Conclusion Discipline

  • Elements of Systems Engineering are Embedded in All Engineering Endeavors

  • Successes, and Failures, in Producing Complex Systems Continues to Create Advocates for the Value of Systems Engineering

Why systems engineering is a separate engineering discipline

Briefing to the DisciplineTexas Board of Professional Engineers

Why Systems Engineering Isa Separate Engineering Discipline!

September 10, 1999

Two perspectives on se

SE is a way of thinking Discipline

Practiced by senior engineers with OJT

Is unique to the product/industry of the engineering firm

Should be taught within other engineering disciplines

Scientific foundations and body of knowledge have commonality across product/industry but are not unique to SE

SE team has engineers of all disciplines

SE is a discipline of engineering

Has scientific foundations that cross many other engineering disciplines

Has body of knowledge separate from other disciplines

Can be taught separately from other disciplines in an engineering school

Separate roles exist on the SE team for a specific product

Two Perspectives on SE


Se as an engineering discipline

Scientific Foundations Discipline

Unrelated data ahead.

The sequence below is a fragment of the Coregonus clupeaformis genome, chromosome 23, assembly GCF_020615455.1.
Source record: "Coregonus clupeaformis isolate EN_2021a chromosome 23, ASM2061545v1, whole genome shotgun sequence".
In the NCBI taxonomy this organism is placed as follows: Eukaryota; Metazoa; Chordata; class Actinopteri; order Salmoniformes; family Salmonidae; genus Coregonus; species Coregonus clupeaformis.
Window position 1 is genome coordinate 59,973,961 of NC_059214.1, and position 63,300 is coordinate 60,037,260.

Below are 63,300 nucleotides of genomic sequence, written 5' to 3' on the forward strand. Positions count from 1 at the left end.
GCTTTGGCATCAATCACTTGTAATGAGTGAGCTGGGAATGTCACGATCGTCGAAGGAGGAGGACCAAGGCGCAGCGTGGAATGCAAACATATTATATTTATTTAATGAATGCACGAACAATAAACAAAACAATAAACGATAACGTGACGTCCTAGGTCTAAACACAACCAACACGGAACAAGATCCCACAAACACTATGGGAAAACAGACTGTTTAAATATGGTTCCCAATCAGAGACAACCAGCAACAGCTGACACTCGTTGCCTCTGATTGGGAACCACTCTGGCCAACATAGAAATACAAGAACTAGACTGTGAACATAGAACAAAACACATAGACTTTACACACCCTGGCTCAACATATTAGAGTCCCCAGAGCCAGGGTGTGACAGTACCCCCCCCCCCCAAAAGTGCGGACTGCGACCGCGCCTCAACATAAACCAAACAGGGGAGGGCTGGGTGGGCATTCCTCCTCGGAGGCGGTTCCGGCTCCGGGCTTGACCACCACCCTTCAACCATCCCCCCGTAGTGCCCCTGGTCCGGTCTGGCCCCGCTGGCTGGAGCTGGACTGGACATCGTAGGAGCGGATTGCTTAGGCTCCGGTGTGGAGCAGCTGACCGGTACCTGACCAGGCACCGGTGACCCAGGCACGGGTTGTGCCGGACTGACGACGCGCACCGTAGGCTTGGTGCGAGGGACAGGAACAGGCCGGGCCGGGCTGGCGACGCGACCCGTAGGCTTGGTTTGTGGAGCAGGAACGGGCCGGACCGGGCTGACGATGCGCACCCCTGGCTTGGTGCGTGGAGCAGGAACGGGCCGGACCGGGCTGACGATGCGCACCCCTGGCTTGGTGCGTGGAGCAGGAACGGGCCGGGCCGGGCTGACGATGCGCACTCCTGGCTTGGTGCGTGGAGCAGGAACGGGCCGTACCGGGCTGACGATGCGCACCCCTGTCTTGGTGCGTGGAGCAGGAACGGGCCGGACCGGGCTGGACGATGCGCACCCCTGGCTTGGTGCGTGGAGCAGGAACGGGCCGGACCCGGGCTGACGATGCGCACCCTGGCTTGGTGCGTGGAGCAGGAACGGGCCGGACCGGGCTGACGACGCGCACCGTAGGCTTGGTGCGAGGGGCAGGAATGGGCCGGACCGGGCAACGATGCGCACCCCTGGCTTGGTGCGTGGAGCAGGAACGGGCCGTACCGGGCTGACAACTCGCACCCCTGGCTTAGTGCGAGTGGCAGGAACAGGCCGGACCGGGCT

Qualitative modeling

Data modeling

Process modeling

Quantitative modeling

Behavioral modeling

Feedback and control

“ility” modeling

Trade-off modeling

Physical modeling

Prototypes for requirements

Usability testing

Prototypes for interface resolution


Body of Knowledge

Problem definition

Concept of operations

System boundaries

Objectives hierarchy

Originating requirements

Concurrent engineering

System life cycle phases








Risk management

Key performance parameters

SE as an Engineering Discipline

Books on systems engineering
Books on Systems Engineering Discipline

Karayanakis, N.M. (1995). Advanced System Modeling and Simulation with Block Diagram Languages.

Katzan, H. (1976). Systems Design and Documentation.

Klir, G. (1985). Architecture of Systems Problem Solving.

Kusiak, A. (ed.) (1992). Intelligent Design and Manufacturing.

Lacy, J.A. (1992). Systems Engineering Management: Achieving Total Quality.